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What Was Congress So Afraid Of On Jan. 6?

As we pointed out in our column Why Was The Capitol Locked Down On Jan. 6?, the Capitol

and the House and Senate office buildings have often been the locus of large demonstrations or the endpoint of large marches. Most recently, there were mass demonstrations during the Brett Kavanaugh confirmation hearings – indeed the Hart Senate Office Building atrium was “occupied” by anti-Kavanaugh “demonstrators,” but the Capitol, and the rest of the Capitol complex, including the hearing room, remained open.

Yet, on what was arguably one of the most consequential joint sessions of Congress in the modern era, the House visitors gallery was closed and the Capitol was supposedly locked down – all without warning to the hundreds of thousands of Trump supporters who came to Washington to show their support for President Trump and to witness the final act of the constitutional process of choosing the next President.

So, it is fair to ask, what were congressional leaders so afraid of?

After all, through the First Amendment the government specifically acknowledges that “Congress shall make no law respecting an establishment of religion, or prohibiting the free exercise thereof; or abridging the freedom of speech, or of the press; or the right of the people peaceably to assemble, and to petition the Government for a redress of grievances.

Indeed, most of the people who have gone on record about why they went to Washington for the January 6 Trump rally and why they marched to the Capitol expressed exactly the kind of “grievances” the Framers of the Constitution intended to protect when they added the Bill of Rights to the Constitution.

Several who traveled to Washington to support the “Stop the Steal” rally told The Washington Post they were driven by two primary grievances: their opposition to the election results and the restrictions in place to stop the spread of the coronavirus.

Lindsey Graham, a 39-year-old entrepreneur from Salem, Ore., told the Washington Post her eventual path to the Capitol began last spring, when the six small businesses she and her husband own, including tanning salons, a gym and hair salon, were suddenly shuttered because of coronavirus restrictions. Graham said she voted for Trump in 2016 but did not become politically active until her family was financially struggling last year.

She defied state orders and reopened her salon in May, racking up thousands of dollars in fines for violations. Since then, the mother of three has posted online under the moniker “Patriot Barbie,” frequently railing against mask mandates and selling trucker hats, red lip glitter and American flag earrings on her personal website.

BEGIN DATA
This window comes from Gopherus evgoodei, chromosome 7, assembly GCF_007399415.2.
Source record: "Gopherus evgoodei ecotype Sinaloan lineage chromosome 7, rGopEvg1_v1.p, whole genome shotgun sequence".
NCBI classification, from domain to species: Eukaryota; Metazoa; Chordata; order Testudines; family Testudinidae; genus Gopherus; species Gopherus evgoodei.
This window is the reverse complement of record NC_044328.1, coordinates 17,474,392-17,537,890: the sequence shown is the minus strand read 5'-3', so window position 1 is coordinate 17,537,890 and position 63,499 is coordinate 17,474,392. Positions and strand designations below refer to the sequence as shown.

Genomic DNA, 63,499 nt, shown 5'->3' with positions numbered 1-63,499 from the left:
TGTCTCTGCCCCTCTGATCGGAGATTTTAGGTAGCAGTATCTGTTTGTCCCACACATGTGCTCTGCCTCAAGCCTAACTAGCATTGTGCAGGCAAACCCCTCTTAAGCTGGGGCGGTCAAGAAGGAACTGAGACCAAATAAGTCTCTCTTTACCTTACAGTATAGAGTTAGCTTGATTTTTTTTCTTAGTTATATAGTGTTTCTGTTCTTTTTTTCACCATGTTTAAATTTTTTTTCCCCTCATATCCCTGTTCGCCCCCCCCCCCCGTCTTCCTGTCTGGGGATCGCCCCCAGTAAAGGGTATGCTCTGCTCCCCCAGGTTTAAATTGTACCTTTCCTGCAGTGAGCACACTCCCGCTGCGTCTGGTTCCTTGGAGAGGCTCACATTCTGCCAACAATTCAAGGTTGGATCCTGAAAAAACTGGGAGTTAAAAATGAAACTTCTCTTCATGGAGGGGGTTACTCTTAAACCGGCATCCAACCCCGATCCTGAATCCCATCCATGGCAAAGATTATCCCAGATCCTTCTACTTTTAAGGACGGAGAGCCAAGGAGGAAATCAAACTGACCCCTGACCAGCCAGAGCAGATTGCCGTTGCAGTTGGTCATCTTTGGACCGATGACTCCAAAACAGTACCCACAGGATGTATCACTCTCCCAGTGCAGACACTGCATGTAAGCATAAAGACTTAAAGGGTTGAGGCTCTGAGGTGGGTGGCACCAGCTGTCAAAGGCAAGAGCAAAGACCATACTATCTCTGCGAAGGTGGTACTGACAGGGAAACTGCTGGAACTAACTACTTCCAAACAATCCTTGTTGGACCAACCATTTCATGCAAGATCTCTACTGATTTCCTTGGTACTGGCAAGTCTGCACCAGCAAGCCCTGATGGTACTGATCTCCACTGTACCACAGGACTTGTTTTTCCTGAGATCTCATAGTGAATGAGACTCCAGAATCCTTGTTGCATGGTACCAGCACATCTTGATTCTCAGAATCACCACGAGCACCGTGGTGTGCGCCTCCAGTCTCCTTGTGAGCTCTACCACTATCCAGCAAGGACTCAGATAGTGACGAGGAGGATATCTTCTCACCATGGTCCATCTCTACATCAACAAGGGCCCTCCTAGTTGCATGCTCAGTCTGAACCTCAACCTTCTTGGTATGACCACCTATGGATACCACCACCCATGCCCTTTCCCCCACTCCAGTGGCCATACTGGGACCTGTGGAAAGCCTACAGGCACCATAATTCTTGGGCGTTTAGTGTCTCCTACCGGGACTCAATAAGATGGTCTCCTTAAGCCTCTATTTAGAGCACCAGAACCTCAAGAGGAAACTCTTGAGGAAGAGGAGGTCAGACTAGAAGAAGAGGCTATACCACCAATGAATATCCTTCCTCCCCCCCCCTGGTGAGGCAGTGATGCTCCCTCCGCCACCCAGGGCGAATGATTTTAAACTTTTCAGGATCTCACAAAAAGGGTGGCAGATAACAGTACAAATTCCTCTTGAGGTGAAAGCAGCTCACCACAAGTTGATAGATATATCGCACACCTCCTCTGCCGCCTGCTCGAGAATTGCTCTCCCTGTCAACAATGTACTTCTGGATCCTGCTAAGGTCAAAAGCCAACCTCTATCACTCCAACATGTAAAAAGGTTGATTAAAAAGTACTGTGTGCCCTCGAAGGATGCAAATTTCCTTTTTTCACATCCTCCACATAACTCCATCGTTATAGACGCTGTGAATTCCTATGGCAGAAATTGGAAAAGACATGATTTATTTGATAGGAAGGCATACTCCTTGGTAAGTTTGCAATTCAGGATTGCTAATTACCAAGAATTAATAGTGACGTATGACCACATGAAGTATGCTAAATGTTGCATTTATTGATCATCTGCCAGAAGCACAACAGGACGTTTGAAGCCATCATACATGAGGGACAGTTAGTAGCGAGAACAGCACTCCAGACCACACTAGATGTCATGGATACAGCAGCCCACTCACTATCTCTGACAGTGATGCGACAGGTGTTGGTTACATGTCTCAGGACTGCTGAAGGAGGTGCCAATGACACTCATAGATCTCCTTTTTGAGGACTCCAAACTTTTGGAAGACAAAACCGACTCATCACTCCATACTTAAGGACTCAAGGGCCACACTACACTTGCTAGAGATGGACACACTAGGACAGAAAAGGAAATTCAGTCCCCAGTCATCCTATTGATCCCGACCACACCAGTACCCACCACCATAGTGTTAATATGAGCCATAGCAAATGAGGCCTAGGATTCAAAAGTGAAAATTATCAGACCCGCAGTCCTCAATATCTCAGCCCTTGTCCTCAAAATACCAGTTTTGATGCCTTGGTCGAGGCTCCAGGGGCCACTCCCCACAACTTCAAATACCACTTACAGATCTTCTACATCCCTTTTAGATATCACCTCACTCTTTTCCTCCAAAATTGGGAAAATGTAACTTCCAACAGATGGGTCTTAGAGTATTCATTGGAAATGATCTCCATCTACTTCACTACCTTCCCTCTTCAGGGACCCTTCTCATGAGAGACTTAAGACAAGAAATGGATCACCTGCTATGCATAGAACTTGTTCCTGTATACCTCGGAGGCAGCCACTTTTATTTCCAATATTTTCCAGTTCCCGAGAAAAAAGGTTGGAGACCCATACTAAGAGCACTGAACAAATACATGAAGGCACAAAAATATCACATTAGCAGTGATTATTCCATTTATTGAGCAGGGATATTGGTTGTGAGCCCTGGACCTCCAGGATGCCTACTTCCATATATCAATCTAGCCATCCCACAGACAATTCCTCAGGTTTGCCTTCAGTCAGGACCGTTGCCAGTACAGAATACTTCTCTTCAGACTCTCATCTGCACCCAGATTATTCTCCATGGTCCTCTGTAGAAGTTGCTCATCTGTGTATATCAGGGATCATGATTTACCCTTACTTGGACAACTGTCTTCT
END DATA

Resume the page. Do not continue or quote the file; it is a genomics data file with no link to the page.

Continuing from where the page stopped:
Glynnda White, a 58-year-old retired local government worker and Army veteran from Winter Haven, Fla., said she had no regrets about making the trip to the January 6 rally.

“We were invited by the president” to Washington, said White, who says she stood outside the Capitol but did not enter the building. “And we went.”

Joe Keim, a former Amish man from Ashland, Ohio joined tens of thousands of others in Washington D.C. for President Donald Trump’s “Save America Rally.” As he watched from the crowd, he didn’t immediately realize the full extent of what was happening at the Capitol.

Keim said he hadn’t visited Washington D.C. with intentions to storm the Capitol building. He hadn’t even come in protest of the election results. He came to attend the rally and demonstrate his loyalty to Trump, who he believes would have been the best fit to serve as president for the next four years.

When he and his son learned of the curfew imposed by Washington D.C. Mayor Muriel Bowser they left.

“We are on our way home, safe and thanking God for His protection. I am truly humbled by everyone’s support and prayer for us,” Keim said in a Facebook post.

Mr. Keim told the Richland Source, “Honestly, I’m not sure what I’m feeling right now. My goal in life is to stay focused on the positives, which was easy most of the day. The people were fun and in good spirit. The speeches were encouraging. We hoped and prayed that God would allow us to experience a last-hour miracle.”

It seems to us that when those who govern fear those whom they govern to such an extent that they lock themselves behind barriers and phalanxes of armed police, and refuse to allow the governed access to their deliberations or to meet with them to accept their petitions for the redress of their grievances, that we have then entered territory last charted here in 1776 and the lead-up to the American Revolution. That was not a good place to be for a monarchy in 1776 and it is an even worse place for a republic to be in 2021.

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